mooretrees
Posts: 273
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Re: mooretrees journal

Post by mooretrees »

@Gravy Train absolutely no worries about hijacking, I really enjoy your posts/humor so keep them coming.

I've been bouncing around reading a few minimalism books. There are a lot of parallels with ERE and I've enjoyed the reinforcement. I've found myself feeling a teensy bit more relaxed at home since I've reduced our belongings in the house. I radically culled my sons toys, I literally have no idea how he got so many toys. I remember buying a few of them, but wtf? Anyway, since I've reduced his toys and organized them a little bit, he is playing with them more. However, he is really just starting to play with toys so it could be more of a developmental stage rather than a decluttering byproduct.

I've gotten rid of furniture, books, clothing, misc kitchen items, and while I can see progress, DH is literally clueless about it. So funny! I have managed to give a lot of kids clothes to other families, and donated the rest. We have had limited success with selling things in this area so really haven't tried too hard with this last pass of decluttering.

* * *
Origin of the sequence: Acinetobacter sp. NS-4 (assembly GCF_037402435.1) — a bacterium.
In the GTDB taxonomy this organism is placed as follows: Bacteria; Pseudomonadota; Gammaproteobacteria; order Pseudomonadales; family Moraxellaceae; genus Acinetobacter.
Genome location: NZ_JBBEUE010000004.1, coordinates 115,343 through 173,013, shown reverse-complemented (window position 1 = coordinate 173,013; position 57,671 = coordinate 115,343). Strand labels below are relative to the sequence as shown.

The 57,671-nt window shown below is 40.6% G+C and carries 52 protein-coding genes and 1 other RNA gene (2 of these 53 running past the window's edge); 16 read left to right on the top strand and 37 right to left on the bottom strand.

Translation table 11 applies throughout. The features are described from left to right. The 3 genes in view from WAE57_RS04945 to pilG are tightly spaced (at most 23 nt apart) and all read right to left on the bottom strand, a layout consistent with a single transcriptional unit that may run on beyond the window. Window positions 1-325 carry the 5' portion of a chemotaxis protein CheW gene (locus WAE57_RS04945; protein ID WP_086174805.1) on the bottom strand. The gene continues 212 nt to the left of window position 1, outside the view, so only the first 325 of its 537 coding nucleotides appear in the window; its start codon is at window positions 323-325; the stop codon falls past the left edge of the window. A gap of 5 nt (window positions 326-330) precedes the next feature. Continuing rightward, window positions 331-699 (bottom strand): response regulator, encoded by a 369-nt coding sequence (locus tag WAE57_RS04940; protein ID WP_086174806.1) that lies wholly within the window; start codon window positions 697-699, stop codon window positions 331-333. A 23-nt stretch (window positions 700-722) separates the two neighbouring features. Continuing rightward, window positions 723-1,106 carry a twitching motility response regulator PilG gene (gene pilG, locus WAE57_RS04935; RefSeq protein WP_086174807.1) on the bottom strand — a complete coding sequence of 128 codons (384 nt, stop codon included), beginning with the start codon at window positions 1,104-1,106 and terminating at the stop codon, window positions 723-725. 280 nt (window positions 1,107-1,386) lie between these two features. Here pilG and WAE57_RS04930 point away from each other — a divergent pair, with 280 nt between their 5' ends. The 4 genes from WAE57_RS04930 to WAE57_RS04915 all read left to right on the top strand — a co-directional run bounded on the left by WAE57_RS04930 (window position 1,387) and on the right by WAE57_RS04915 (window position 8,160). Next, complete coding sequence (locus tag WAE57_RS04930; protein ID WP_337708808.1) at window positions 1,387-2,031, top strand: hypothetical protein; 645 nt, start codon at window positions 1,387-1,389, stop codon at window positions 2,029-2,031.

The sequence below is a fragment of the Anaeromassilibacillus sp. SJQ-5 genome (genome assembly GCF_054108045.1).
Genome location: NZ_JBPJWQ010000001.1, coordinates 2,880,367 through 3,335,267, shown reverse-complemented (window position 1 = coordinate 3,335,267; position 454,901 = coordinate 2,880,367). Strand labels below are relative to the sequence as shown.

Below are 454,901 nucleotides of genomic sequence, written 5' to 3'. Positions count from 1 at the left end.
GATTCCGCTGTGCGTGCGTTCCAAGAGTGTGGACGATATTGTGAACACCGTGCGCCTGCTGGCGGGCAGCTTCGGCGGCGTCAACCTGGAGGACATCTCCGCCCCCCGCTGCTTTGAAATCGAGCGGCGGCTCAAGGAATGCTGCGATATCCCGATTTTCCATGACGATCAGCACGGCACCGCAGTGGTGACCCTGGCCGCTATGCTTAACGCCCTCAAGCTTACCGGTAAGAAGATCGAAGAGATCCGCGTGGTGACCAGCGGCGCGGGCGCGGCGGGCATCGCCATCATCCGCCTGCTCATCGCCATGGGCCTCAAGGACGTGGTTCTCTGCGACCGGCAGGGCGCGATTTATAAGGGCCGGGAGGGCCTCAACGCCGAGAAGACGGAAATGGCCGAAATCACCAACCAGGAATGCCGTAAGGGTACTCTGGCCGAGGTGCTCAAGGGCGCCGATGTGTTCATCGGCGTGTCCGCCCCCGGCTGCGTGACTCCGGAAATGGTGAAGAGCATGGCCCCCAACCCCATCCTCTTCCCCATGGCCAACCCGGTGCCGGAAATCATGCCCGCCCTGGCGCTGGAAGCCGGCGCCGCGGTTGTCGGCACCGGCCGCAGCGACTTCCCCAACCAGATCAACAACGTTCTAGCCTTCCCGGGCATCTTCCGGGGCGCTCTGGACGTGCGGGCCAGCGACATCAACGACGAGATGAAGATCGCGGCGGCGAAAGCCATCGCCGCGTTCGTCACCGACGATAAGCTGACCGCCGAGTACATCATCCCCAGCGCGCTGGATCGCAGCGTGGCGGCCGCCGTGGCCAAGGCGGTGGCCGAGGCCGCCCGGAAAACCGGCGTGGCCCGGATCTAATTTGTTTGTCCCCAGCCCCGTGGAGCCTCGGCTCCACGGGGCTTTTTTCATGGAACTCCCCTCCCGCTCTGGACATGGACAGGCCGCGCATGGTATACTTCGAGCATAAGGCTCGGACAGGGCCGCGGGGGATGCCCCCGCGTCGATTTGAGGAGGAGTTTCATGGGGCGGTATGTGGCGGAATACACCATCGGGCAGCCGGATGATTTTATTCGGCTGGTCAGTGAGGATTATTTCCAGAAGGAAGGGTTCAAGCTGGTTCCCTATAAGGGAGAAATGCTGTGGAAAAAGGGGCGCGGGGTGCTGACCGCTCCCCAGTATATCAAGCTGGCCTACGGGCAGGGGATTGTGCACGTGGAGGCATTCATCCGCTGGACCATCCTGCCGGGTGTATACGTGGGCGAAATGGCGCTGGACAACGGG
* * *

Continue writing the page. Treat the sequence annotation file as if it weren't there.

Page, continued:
Our renter has moved in and seems to be a good, quiet guy. He is starting classes this week and should be busy with them and his girlfriend who lives in another town an hour or so away. He is very considerate and flexible and I think he will work out well as long as he is here. Progress continues slowly on the basement remodel. The electrical work is finished and half of the ceiling insulation is installed. The easy installation has been put up, now the rest of the work involves more cutting the insulation to make it fit in smaller sections. We have all had colds the last few days so work has stalled out.